How Credit Card Issuers Respond the First Time You Miss a Payment

Jun 7th, 2017 | 6 comments

stack of credit cards

You don’t necessarily need to panic the very first time you miss a monthly credit card payment. Most banks and issuers don’t report a newly delinquent customer immediately to the major credit bureaus, especially if the missed payment is out of character.

Here’s a rundown on how the major banks and credit card issuers will handle your first missed payment.

The lag time can spare a customer who inadvertently missed a bill a big blemish on their credit report. Missing a credit card payment can cause a person’s credit score to drop by 100 points or more, especially if it was high to begin with.

Of course, reporting policies vary by financial institution so it’s always a good idea to ask your issuer how a first missed payment will be handled before you actually skip one. Here’s a rundown on how the major banks and credit card issuers handle their customers’ first missed payments.

Chase

Chase defines a delinquent account as an account that is 60 days from the bill date. As such, the bank reports delinquent accounts 61 days past the first missed payment’s billing date.

Capital One

The bank only reports an account as delinquent if it is at least 30 days past due, so customers are essentially given one billing cycle to make good.The bank says it may also choose to waive the $25 first missed payment fee for good customers or one-time offenders.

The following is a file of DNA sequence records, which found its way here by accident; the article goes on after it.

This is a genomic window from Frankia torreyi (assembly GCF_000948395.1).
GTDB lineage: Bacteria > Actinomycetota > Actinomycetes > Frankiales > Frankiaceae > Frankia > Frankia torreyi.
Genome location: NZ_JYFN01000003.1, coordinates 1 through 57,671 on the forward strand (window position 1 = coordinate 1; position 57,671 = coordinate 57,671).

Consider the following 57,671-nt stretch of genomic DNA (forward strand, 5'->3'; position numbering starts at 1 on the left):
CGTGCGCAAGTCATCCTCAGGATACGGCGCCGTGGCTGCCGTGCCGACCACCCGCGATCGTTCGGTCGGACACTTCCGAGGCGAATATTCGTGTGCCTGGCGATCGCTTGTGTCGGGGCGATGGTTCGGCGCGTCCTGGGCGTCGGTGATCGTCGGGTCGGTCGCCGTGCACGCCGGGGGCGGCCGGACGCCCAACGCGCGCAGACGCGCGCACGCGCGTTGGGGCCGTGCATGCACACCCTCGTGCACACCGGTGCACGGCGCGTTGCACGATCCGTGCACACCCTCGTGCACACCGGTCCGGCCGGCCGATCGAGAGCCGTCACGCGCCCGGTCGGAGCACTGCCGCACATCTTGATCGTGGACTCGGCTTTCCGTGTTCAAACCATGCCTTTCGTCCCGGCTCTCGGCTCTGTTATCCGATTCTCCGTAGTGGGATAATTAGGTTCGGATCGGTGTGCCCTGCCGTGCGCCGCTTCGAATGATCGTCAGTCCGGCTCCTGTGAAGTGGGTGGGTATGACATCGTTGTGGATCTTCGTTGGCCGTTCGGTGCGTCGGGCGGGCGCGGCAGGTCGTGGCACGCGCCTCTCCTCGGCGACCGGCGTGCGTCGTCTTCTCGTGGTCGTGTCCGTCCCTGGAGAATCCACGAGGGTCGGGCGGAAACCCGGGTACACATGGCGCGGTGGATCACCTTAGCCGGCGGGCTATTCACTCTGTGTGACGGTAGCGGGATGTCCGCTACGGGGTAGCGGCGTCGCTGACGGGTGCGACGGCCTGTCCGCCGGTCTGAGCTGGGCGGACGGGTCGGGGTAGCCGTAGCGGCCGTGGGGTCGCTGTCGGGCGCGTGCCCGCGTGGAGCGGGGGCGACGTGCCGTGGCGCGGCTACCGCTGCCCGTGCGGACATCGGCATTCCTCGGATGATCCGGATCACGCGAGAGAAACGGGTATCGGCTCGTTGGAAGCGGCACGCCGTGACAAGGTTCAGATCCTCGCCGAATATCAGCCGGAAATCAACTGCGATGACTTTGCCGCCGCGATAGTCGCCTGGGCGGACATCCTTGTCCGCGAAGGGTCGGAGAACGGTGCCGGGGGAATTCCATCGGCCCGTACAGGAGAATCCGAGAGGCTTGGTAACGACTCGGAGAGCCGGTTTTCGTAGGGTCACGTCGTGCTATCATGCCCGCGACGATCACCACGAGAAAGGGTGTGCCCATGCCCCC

Bank of America

An account that falls one payment past due is not reported to the credit bureaus.  Instead, the delinquency is reported once the customer misses two consecutive payments.

American Express

Amex generally does not report a first missed payment to the credit bureaus. Cardholders need to pay their next bill by the next due date in order to avoid having the account reported as delinquent.

Discover

A spokeswoman for Discover says the issuer’s policy is that it may report any missed payments to the credit bureaus.

Wells Fargo

Customers have at least 25 days to make their payment once a billing cycle closes. If they don’t meet this timeframe, the account will accrue interest as outlined in the terms and conditions of their credit card agreement. The missed payment is not reported to the credit bureaus until the account is 30 days delinquent.

A Wells Fargo spokesperson says customers who miss payments due to financial hardship should contact the bank as soon as possible. Depending on the nature of the hardship, they may be willing to work with the customer as they try to catch up on their payments.

Remember, these policies typically only apply to a first missed payment by previously reliable customers. Cardholders who miss a payment, shore up their account, then miss a payment again, should expect to see an effect on their credit score.

Jeanine is an expert in a wide range of personal finance topics, with specialization in consumer banking products and credit.

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